You   can   see   the   secret   doorway   through   which   the   novel’s  heroes  pass  on  the  Via  della  Ninna.                           You  will  want  to  head   east   then   north   past   the   Badia   on   your   left   and   the   Bargello  Museum  and  Tower   on  your  right.                 You  can  admire  the  Casa  di  Dante  where  you  actually  can  purchase  the  entire   Divine  Comedy  on  a  poster.  

In  Search  of  Dante’s  Baptism  



At   the   Chiesa   di   Santa   Margherita   dei   Cerchi.   you   can   leave   a   message  in  the  basket  by  Beatrice.                  




As  you  make  your  way  to  the  Baptisty  pass   by  along  the  narrow  alley  home  to  the  Hotel   Brunelleschi,  Piazza  Santa  Elisabetta,  3. Readers  of   The  DaVinci  Code  may  recall  that  Langdon  had  told   Sophie  he  would  be  there  a  month  later,  hoping   she  might  come.      At  the  end  of  Inferno,  Langdon   returns  to  his  hotel  where  you  too  might  want  to   stop  for  a  delightful  cup  of  espresso  or  cappuccino.   (The  hotel  has  no  public  record  of  the  author  Dan   Brown  having  stayed  there,  but  that  does  not  rule   out  his  use  of  an  alias).              

As   you   arrive   at   the   Piazza   del   Duomo   admire   the   striking   Cathedral   itself   and  the  Campanile  (Bell  Tower).          

                                                              The  Baptistry  can  be  visited,  either  on  a  tour  or   by   purchasing   a   ticket   in   the   passageway   to   the   north.     Entrance   for   tourists   is   normally   through   the   north,   but  the  famous  Gates  of  Paradise  are  on  the  east  side.     The   favorite   plate   is   the   one   in   the   center   on   the   left   Esua  and  Jacob.                   Inside   be   sure   to   examine   the   floor,   bend   down   and   see   the   earlier   foundation  through  the  grates.    You  can  also  place  your  camera  here  and  point  to  the   ceiling   to   capture   the   mosaic   on   the   dome.     Above   the   altar   is   the   mosaic   of   the   Last   Judgment   and   on   the   bottom   to   the   right   of   Christ   is   the   devil.   The   baptismal   fountain  where  the  mask  of  Dante  is  recovered  is  to  your  left  as  you  enter  from  the   north.     Realizing  that  the  actual  trail  leads  to  Venice.    Langdon  will  take  a  cab,  but  it   is   a   short   walk   along   the   Via   Panzani   past   the   Hotel   Baglioni   on   the   way   to   the   Railroad   Station   of   Santa   Maria   Novella.   Here   you   too   can   purchase   tickets   and   board  the  Frecciargento  to  Venice.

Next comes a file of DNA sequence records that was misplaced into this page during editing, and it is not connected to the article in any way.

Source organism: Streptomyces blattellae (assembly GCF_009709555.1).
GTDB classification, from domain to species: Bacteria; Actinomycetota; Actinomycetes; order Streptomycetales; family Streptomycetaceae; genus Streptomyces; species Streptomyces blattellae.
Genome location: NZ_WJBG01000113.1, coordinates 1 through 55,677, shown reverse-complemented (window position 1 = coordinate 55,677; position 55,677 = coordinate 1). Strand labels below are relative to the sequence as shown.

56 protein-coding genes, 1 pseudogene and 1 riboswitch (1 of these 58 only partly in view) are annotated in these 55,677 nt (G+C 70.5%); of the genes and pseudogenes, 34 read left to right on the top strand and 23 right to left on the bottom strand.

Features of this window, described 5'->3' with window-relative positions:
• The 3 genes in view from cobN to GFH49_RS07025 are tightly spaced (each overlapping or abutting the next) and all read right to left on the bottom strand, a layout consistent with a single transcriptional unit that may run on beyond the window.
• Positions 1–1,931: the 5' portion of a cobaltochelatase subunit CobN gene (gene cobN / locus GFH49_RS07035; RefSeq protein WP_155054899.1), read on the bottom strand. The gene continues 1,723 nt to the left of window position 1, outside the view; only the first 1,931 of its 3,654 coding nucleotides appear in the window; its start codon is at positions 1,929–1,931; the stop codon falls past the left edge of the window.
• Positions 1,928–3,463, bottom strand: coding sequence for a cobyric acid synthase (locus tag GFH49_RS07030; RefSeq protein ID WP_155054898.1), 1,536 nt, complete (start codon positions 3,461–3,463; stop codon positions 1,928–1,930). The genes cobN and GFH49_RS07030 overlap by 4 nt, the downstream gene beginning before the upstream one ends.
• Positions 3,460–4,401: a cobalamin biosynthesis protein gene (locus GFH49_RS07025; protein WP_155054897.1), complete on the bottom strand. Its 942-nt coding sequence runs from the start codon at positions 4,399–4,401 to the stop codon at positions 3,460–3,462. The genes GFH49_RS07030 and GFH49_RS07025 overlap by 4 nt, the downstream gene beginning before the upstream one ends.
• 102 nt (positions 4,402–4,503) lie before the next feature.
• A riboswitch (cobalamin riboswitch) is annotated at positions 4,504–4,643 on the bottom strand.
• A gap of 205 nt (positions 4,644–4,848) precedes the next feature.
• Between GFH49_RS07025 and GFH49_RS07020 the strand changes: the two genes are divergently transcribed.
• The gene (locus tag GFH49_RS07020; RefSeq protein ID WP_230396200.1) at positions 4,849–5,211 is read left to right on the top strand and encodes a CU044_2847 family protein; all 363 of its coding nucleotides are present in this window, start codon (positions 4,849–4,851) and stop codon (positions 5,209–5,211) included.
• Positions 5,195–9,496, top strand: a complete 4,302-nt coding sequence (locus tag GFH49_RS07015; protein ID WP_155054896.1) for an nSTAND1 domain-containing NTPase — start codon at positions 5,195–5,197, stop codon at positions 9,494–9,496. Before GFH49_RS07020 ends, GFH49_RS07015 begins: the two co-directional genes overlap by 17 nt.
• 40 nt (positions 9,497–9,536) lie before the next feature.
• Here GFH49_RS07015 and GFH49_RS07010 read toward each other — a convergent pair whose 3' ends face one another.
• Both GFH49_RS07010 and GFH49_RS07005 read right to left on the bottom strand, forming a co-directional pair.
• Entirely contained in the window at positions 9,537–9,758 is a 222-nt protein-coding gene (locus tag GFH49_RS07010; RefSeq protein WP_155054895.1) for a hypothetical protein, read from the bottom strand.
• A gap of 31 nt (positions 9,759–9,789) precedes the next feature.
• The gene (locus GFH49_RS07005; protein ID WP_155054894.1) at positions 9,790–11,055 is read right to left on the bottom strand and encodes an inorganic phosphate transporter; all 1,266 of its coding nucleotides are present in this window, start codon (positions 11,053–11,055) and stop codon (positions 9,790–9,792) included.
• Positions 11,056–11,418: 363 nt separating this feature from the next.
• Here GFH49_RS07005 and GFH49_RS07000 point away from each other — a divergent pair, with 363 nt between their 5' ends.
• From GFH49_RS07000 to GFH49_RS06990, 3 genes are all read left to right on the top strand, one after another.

Places  Not  to  Miss  

    Realistically   speaking   you   need   two   days   just   to   cover   the   ground   Langdon   and  Sienna  cover  in  but  a  few  hours.    But  it  would  be  a  shame  to  rush  through  the   Boboli  Gardens,  The  Uffizi,  The  Palazzo  Vecchio,  The  Vasari  Corridor,  The  Baptistry,   and   Dante’s   places.     If   you   confine   yourself   to   a   Dan   Brown   itinerary   you   will   not   have   walked   and   admired   and   perhaps   made   a   purchase   on   the   Ponte   Vecchio,   visited   the   Church   of   Santa   Croce,   where   are   buried   Michelangelo,   Galileo,   Machiavelli  and  a  place  still  waits  for  Dante.    There  is  also  the  Basilica  of  Santa  Maria   Novella  near  the  train  station,  the  site  of  the  Council  of  Florence,  the  final  attempt  to   reunify   the   Eastern   and   Western   branches   of   Christianity   before   the   fall   of   Constantinople.    


  Some  of  my  favorites  and  sites  that  you  will  surely  want  to  visit  are   The  Duomo   Ponte  Vecchio   Uffizi  Gallery   Santa  Croce   Rivoire  Café   The  Basilica  of  San  Lorenzo  and  the  Medici  Chapels   Accademia   The  Open  Air  Markets  

    Don’t   forget   that   Florence   has   some   of   the   finest   gelato   in   the   world,   and   a   thriving  outdoor  market  in  leather  goods.  Here  too  is  one  of  the  oldest  pharmacies   in   the   world,   still   producing   and   selling   cosmetics   and   teas,   in   what   is   more   a   museum  than  a  shop,  the  renowned  Santa  Maria  Novella  Pharmacy.     But  it  is  time  to  take  the  train  and  travel  on  to  Venice.